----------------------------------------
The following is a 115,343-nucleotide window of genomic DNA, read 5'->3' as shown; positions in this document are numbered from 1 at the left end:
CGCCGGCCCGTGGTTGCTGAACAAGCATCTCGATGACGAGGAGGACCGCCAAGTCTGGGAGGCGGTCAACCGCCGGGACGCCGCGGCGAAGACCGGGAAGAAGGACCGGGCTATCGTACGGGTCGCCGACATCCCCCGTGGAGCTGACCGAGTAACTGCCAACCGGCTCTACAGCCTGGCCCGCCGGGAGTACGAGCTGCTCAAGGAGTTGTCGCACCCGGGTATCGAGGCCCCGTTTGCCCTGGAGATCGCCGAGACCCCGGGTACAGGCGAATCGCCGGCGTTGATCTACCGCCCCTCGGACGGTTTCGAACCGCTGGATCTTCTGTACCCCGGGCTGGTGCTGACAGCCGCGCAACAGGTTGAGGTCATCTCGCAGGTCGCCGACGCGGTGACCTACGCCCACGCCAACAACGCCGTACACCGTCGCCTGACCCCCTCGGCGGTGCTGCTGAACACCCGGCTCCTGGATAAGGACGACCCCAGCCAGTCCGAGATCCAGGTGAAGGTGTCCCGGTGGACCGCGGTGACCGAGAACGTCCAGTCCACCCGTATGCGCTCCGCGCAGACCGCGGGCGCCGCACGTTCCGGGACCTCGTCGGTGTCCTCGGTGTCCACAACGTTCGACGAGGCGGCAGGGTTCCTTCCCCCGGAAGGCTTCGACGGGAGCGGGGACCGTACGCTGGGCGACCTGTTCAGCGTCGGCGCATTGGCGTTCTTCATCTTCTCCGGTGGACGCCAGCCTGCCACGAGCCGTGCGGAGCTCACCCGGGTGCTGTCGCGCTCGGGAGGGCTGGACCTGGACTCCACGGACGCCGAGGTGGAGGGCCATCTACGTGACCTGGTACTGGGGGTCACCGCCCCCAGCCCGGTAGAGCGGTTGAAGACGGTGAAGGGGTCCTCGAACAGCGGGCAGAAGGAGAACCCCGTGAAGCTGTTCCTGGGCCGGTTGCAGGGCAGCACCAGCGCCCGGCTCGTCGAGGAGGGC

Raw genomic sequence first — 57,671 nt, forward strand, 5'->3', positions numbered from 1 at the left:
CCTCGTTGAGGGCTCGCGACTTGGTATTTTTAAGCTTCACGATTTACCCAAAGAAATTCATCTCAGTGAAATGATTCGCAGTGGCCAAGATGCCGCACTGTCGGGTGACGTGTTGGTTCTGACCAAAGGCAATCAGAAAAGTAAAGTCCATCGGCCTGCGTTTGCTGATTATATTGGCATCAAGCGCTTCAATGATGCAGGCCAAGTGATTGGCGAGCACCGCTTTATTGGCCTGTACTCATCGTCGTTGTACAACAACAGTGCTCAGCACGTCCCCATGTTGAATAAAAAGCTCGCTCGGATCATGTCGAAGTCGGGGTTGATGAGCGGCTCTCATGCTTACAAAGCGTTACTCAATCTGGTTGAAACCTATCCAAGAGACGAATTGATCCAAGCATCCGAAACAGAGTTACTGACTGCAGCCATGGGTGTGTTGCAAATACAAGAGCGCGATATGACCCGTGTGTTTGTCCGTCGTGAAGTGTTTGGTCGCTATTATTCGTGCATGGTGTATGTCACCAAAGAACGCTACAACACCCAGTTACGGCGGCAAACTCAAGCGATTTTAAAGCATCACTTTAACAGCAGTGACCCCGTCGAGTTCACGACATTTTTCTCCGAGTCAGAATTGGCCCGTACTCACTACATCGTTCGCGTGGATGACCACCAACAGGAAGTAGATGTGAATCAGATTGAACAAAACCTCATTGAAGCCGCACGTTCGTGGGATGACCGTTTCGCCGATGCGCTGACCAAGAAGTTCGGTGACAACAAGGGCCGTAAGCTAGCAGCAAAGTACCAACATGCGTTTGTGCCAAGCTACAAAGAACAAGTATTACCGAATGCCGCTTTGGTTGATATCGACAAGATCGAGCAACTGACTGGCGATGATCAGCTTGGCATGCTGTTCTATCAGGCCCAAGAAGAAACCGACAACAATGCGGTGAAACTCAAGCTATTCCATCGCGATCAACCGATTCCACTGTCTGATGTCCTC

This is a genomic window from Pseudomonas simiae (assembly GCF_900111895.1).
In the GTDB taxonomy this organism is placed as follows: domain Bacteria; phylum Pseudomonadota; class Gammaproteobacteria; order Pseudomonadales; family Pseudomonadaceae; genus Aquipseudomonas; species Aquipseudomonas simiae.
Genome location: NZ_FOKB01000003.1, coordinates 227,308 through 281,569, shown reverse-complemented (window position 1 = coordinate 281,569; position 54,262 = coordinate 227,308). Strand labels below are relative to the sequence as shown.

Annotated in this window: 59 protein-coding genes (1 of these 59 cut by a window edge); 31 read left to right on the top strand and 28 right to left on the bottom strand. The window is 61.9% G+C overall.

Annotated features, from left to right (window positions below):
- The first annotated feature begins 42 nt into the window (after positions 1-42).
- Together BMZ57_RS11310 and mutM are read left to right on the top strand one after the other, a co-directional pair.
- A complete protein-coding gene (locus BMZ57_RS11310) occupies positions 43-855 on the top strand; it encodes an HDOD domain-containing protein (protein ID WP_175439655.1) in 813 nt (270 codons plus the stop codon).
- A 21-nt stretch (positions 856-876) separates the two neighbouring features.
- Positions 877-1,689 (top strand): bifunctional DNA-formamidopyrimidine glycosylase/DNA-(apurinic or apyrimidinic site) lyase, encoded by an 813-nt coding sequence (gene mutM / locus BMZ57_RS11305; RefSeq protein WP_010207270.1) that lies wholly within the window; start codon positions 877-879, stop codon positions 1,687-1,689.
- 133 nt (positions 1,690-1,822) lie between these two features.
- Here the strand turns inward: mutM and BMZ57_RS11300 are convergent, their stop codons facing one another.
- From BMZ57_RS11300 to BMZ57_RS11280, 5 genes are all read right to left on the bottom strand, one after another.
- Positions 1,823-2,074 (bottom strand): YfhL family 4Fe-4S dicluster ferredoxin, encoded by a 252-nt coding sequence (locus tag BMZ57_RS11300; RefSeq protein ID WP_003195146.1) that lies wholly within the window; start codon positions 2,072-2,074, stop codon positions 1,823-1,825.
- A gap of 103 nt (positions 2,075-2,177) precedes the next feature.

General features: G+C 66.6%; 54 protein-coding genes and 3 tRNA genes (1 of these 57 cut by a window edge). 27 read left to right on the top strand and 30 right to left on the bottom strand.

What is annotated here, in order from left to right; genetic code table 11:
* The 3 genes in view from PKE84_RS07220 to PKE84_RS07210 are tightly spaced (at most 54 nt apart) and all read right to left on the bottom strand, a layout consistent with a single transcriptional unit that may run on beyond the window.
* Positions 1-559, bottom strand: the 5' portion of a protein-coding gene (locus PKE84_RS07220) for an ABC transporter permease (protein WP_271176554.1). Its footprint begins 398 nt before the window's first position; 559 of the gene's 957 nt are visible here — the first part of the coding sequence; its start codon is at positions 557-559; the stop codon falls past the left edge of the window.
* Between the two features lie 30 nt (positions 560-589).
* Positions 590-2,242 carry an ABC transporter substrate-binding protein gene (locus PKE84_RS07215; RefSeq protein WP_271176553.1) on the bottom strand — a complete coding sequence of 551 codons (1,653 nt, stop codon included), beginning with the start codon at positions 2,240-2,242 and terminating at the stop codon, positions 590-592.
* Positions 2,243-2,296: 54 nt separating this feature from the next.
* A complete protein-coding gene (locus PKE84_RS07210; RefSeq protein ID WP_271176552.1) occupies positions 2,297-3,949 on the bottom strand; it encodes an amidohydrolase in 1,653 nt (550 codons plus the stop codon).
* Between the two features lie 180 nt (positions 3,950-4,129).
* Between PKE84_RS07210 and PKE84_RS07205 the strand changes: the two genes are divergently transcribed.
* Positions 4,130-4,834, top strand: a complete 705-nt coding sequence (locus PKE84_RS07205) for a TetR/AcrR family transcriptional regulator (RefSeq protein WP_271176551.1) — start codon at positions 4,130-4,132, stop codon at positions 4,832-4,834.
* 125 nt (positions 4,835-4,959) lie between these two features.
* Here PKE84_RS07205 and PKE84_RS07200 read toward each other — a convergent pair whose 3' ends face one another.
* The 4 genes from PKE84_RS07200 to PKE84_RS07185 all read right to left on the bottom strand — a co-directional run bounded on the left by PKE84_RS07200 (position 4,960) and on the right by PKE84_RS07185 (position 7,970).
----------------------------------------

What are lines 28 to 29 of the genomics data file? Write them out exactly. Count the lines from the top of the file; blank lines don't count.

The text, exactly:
* Between the two features lie 180 nt (positions 3,950-4,129).
* Between PKE84_RS07210 and PKE84_RS07205 the strand changes: the two genes are divergently transcribed.